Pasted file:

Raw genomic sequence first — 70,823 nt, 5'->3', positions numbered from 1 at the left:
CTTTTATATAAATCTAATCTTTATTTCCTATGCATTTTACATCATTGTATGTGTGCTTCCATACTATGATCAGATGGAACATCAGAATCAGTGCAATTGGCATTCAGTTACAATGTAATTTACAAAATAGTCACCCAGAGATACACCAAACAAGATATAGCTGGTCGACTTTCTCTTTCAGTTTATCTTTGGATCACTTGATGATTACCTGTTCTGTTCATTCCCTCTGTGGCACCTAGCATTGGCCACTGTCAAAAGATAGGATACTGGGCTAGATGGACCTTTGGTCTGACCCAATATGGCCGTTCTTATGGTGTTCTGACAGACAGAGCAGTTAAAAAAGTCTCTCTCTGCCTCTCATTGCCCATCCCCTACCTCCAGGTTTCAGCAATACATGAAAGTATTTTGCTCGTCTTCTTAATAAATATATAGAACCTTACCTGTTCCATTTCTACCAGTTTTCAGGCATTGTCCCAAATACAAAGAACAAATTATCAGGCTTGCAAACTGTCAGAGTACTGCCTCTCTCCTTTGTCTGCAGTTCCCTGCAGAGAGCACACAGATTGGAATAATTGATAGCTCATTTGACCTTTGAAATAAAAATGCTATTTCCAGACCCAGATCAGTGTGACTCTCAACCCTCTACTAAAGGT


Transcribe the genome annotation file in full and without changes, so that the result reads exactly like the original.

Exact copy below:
Raw genomic sequence first — 70,823 nt, 5'->3', positions numbered from 1 at the left:
CTTTTATATAAATCTAATCTTTATTTCCTATGCATTTTACATCATTGTATGTGTGCTTCCATACTATGATCAGATGGAACATCAGAATCAGTGCAATTGGCATTCAGTTACAATGTAATTTACAAAATAGTCACCCAGAGATACACCAAACAAGATATAGCTGGTCGACTTTCTCTTTCAGTTTATCTTTGGATCACTTGATGATTACCTGTTCTGTTCATTCCCTCTGTGGCACCTAGCATTGGCCACTGTCAAAAGATAGGATACTGGGCTAGATGGACCTTTGGTCTGACCCAATATGGCCGTTCTTATGGTGTTCTGACAGACAGAGCAGTTAAAAAAGTCTCTCTCTGCCTCTCATTGCCCATCCCCTACCTCCAGGTTTCAGCAATACATGAAAGTATTTTGCTCGTCTTCTTAATAAATATATAGAACCTTACCTGTTCCATTTCTACCAGTTTTCAGGCATTGTCCCAAATACAAAGAACAAATTATCAGGCTTGCAAACTGTCAGAGTACTGCCTCTCTCCTTTGTCTGCAGTTCCCTGCAGAGAGCACACAGATTGGAATAATTGATAGCTCATTTGACCTTTGAAATAAAAATGCTATTTCCAGACCCAGATCAGTGTGACTCTCAACCCTCTACTAAAGGT